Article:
Kashmir-based author and journalist Gowhar Geelani on Friday the Jammu and Kashmir High Court and sought to quash the FIR filed against him by the police under Unlawful Activities Prevention Act (UAPA).
Cyber Police Station in Kashmir Zone on Tuesday registered a case and started investigation into allegations that journalist Geelani was indulging in unlawful activities through social media posts. A case was registered against him under UAPA, 1967 and Section 505 IPC.
In his plea, Geelani has described the FIR against him as “vindictive calibrated to wreck vengeance.”
Gowhar’s lawyer Sauleh Pirzada said says the respondent has no jurisdiction to investigate the offences beyond the purview of Information Technology Act, 2000.
“The action of the respondent is aimed to deter the petitioner from exercising the professional obligations in accordance with freedom of expression granted under the Constitution of India. A severe prejudice and miscarriage of justice is likely to be caused in case the investigation is allowed to sustain, as there is an impending threat of arrest and harassment on account of police atrocities,” the petition says.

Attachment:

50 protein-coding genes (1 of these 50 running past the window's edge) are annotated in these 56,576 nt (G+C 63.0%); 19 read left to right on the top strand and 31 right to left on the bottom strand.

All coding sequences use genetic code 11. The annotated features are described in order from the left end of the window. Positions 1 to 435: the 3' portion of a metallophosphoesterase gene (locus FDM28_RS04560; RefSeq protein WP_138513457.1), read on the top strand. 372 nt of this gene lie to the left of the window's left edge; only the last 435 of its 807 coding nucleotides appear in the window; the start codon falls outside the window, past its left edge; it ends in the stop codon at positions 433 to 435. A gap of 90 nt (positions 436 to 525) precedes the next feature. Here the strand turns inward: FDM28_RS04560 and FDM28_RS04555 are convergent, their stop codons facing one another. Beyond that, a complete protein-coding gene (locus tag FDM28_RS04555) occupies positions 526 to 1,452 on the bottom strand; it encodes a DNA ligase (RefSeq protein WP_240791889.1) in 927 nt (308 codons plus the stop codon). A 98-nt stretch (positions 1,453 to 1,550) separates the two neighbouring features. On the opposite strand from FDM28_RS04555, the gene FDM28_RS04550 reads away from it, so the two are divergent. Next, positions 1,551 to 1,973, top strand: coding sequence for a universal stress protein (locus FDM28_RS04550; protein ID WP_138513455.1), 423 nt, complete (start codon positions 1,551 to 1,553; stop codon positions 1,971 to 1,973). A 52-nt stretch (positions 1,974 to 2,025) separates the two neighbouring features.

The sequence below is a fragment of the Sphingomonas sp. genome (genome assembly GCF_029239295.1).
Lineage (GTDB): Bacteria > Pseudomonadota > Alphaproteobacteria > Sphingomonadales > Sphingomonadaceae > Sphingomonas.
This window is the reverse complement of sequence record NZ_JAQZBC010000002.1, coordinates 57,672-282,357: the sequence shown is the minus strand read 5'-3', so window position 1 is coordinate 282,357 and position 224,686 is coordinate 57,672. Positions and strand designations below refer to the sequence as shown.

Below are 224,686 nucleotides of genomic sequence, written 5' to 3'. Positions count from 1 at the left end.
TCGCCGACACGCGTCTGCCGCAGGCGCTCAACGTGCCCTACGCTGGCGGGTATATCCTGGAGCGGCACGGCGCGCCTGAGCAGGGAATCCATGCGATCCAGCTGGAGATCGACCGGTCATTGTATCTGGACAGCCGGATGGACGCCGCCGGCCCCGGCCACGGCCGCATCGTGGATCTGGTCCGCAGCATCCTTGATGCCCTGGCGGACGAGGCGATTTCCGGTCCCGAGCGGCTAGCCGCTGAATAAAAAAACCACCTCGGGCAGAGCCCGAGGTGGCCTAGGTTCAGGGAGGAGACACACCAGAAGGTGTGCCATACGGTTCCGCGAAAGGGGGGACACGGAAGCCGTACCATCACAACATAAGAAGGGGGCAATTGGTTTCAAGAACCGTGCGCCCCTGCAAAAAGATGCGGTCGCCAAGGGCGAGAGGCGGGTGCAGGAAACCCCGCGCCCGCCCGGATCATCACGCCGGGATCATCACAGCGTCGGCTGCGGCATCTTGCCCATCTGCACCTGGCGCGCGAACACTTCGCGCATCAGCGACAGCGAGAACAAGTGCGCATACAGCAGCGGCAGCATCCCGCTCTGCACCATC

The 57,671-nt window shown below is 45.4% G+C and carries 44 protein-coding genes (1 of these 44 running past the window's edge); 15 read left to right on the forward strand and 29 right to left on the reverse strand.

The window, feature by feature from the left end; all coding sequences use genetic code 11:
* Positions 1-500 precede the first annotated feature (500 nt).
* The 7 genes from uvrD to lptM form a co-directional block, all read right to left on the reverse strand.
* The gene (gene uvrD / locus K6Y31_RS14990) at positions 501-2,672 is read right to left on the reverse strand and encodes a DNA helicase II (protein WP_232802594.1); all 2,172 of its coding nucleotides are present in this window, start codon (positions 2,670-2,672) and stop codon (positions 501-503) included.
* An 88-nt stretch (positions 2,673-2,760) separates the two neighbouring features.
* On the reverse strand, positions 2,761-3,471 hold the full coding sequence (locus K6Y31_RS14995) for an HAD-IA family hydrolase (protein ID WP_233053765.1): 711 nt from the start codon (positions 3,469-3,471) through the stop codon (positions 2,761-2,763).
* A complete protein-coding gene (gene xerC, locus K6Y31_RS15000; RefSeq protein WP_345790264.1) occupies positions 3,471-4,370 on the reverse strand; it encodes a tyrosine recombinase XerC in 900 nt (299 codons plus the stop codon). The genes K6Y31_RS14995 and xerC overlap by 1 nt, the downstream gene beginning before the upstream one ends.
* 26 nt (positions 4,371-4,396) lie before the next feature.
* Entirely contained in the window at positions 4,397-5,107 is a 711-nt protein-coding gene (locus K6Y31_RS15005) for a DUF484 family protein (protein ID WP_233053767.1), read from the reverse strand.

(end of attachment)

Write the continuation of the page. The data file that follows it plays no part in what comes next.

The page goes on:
“Any restraint on the freedom of press constitutes violation of the freedom of expression guaranteed by the Constitution. Press is one of the organs through which thoughts and ideas are expressed and discussed. The Freedom of Press is a necessary concomitant of freedom of expression which involves right to receive and impart information,” it further reads.
Already, media fraternity in the Valley have described FIRs against journalists “thought policing and intimidation.”
“Journalists in Kashmir have always worked under perilous conditions, holding up values of press freedom in the face of dangers to life and liberty. In the last three days, police have filed FIRs against three journalists, in a spree that seems to be aimed at throttling their voice with a new zeal,” Kashmir Working Journalists Association (KWJA) has said.
Police on Saturday booked 26-year-old Masrat Zahra, photojournalist based in Kashmir, under the UAPA. The law allows the government to proscribe individuals as terrorists and empowers the National Investigation Agency to probe cases. Masrat's work, as a freelance photojournalist has appeared previously in Washington Post, Al-Jazeera, Quint, and The Caravan Magazine among others.
On Sunday, police verbally summoned a senior journalist, Peerzada Ashiq, of The Hindu and asked him to explain the alleged factual inaccuracies in a story that was published the same day. The police said Ashiq was questioned “in a case of an FIR of instigating people for violence, that has been registered over an encounter in Shopian.”
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